UK government urged to give home workers the ‘right to disconnect’

As Ireland gives all employees a legal "right to disconnect," burnt-out remote workers in the UK are urging the government to follow suit.


Home-based workers in the UK want greater protections from workplace stresses via a "right to disconnect," according to recent polls, a reflection of shifting work-life balance concerns brought on by the COVID-19 pandemic.

As the UK slowly eases itself out of lockdown, a large proportion of office workers expect to split their time between working from home and the office and want to see safeguards against workplace stress that has led to widespread reports of burnout.

A study from October, commissioned by the flexible workplace provider The Office Group, found that more than half (51%) of the 2,000 UK workers surveyed said they had been working outside of their typical hours since lockdown, with the average British worker putting in an extra 59 hours of work at home — the equivalent of seven working days, over the last five months.

This latest poll, carried out by Opinium for professionals' union Prospect, found that two-thirds (66%) of employees want a right to disconnect policy included alongside a number of employment reforms influenced by the impact of COVID-19 on the UK's work economy.

These include plans to make flexible work a default option for all advertised jobs, giving employees greater freedom around how they split their time between the office and home.

Responses to the survey of 2,428 people – including 617 who are normally office-based – flagged recurring concerns about an inability to switch off. “I feel like I am living from work rather than working from home,” one respondent said.  “I enjoy working from home but because I have no change of environment it can be hard to forget about work tasks,” said another.

About 35% of remote workers also said their work-related mental health had worsened during the pandemic, 30% said they were working more unpaid hours than before, and 18% reported working at least four additional unpaid hours a week.

The right to disconnect

The right to disconnect is not a new concept. Alan Price, CEO at BrightHR, an HR software and employment law advice firm, said the idea originated in 2018 in France, where employees have this right — and companies must take steps to implement it.

The coronavirus pandemic has put the focus back on the rights of at-home workers. As of April 1, all employees in Ireland now have the right to disconnect under an official code of practice drawn up by the country’s Workplace Relations Commission (WRC). The policy applies to all workers, regardless of whether they work remotely or in an office.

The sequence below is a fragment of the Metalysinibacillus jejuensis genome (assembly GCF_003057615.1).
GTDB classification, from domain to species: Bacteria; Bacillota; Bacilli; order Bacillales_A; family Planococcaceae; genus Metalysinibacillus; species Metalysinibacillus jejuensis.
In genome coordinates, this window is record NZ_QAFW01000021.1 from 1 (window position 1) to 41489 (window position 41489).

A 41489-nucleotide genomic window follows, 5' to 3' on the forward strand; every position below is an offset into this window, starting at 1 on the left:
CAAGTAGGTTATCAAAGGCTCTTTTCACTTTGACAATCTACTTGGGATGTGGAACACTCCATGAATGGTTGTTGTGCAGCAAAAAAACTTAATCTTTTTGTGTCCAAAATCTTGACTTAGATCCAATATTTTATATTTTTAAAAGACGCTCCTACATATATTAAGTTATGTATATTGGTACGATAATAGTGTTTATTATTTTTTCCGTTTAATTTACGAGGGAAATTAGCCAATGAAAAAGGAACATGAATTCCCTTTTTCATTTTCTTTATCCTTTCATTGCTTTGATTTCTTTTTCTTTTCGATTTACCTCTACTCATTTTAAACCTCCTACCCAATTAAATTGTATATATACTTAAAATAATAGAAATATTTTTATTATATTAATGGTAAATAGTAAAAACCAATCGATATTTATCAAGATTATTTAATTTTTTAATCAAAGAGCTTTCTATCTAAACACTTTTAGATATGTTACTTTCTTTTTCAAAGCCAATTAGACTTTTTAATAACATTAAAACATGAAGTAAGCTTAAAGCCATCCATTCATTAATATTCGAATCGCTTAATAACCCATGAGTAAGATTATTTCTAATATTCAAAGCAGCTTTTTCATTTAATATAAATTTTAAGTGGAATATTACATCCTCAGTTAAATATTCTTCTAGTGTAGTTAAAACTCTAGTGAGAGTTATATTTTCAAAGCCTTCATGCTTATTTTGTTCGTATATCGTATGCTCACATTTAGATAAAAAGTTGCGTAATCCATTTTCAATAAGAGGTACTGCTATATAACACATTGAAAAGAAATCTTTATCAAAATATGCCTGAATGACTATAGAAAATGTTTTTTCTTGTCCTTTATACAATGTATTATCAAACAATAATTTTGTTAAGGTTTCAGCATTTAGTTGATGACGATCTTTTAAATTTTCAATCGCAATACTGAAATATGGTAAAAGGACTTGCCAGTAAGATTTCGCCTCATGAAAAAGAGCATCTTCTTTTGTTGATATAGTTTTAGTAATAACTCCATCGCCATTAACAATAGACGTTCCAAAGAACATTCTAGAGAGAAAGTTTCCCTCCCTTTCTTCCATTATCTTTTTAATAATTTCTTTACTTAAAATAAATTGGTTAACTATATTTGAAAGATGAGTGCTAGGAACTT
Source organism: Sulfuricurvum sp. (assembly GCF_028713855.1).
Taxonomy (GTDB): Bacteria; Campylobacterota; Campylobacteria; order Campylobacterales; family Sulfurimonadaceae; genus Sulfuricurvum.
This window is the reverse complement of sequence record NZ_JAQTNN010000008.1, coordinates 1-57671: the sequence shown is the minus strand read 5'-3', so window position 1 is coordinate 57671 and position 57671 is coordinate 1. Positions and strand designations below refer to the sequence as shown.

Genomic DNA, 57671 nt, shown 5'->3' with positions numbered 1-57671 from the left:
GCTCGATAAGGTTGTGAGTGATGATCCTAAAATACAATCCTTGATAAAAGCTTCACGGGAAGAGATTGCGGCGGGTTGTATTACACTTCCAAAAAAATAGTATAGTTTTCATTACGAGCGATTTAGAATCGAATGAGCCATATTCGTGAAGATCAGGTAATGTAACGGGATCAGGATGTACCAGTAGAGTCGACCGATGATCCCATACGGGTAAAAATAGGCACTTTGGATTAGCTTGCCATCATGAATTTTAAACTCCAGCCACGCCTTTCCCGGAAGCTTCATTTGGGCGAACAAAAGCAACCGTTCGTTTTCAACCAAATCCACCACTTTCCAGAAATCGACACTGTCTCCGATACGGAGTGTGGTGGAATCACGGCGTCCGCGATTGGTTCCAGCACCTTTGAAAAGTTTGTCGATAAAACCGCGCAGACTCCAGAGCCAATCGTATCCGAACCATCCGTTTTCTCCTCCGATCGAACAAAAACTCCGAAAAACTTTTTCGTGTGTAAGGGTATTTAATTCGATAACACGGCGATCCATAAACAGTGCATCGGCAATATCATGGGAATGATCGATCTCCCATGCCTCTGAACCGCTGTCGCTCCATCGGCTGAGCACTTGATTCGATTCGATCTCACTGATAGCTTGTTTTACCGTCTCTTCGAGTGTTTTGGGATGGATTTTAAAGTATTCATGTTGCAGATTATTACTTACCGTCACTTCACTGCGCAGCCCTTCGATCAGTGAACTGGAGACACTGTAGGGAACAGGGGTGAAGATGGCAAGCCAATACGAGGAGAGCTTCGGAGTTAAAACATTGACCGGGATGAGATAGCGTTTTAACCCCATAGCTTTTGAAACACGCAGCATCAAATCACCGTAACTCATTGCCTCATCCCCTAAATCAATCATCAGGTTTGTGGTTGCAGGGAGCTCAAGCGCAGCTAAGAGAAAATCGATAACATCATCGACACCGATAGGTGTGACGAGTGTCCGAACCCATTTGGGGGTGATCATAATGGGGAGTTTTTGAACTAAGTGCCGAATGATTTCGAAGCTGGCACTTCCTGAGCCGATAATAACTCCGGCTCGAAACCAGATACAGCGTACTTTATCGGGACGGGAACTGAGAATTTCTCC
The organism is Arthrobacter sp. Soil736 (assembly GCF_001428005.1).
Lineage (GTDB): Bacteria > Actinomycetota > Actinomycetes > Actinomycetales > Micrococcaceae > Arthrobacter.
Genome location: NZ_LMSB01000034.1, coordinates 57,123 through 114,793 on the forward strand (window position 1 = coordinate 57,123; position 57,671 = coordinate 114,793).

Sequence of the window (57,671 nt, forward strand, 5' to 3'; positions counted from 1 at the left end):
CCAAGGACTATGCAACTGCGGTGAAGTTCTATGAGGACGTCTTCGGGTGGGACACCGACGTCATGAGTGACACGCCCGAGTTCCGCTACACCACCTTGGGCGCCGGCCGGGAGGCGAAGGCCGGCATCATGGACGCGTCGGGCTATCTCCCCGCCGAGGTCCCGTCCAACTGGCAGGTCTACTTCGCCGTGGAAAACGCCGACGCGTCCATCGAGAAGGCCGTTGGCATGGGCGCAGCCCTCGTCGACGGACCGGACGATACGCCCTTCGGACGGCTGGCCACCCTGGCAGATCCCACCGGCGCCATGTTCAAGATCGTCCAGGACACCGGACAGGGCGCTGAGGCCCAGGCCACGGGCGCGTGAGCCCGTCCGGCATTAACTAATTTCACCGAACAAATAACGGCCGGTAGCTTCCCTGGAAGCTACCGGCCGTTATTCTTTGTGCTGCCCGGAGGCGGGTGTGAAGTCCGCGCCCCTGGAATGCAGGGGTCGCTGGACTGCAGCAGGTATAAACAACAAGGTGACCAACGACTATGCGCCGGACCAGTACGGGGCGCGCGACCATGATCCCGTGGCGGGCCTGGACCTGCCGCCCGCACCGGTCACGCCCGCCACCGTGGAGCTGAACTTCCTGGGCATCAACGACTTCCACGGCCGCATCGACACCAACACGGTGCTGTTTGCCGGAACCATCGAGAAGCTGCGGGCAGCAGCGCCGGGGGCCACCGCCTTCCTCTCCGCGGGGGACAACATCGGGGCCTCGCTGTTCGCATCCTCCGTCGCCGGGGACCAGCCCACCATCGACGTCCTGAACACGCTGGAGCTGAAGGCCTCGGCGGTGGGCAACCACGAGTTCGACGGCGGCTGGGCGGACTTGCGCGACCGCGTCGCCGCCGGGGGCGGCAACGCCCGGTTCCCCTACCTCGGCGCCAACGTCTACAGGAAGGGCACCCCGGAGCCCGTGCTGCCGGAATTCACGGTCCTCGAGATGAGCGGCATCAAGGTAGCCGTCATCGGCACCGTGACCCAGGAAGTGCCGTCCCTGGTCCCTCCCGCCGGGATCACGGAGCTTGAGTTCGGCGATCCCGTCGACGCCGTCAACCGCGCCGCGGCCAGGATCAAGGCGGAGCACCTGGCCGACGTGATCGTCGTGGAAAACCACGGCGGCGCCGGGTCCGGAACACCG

The Canadian government has also established a Right to Disconnect Advisory Committee, consulting with unions and business leaders to develop rules that would enable employees disengage after regular working hours.

Price said that while it remains to be seen what a right to disconnect would look like in the UK, “fundamentally, it is understood as a period of time in which an individual working from home is not permitted to be contacted by the company for the purposes of work.

“The aim is to stop significant work being done out of hours now [that] it is much easier for staff to do so as a result of remote working,” he said.

A spokesperson for the Department for Business, Energy and Industrial Strategy promised improvements for workers. “The employment bill, when introduced, will deliver the largest upgrade to workers’ rights in a generation, including measures that will help people to balance work with their personal lives.”

Current work-from-home provisions

The right to work from home did exist in the UK before the pandemic, largely through the right to flexible working, which all employees could request after they had been with a company for at least 26 weeks.

But, Price said, companies can refuse these requests if they have sound business reasons to do so, leaving the balance of whether staff can work from home and how this should be managed still very much in favour of employers.

He said that although there were talks of making homeworking a lawful right for employees last year, that died down when the government in England moved last summer to get staff back into the office.

“Despite guidance changing again since then due to further lockdowns, conversations around a clearer right to work from home did not return with this,” Price said.

It's unclear how the government might change and enforce new laws. If any such rights are enacted, it’s likely they will be accompanied by a Code of Practice, which afford employers some flexibility when introducing the measures to the workplace. Enforcement could mirror current work from home legislation, where sanctions are proportionate to the severity of the employer’s breach.

Price said one area the new employment bill could cover is an expanded right to flexible working. However, whether the government will make this a day-one right or make it more difficult for employers to refuse such a request remains unknown.

“Certainly, it can be hoped that the government will take an expected increase in the number of staff working from home into account as it seeks to legislate for the future,” he said.

Copyright © 2021 IDG Communications, Inc.

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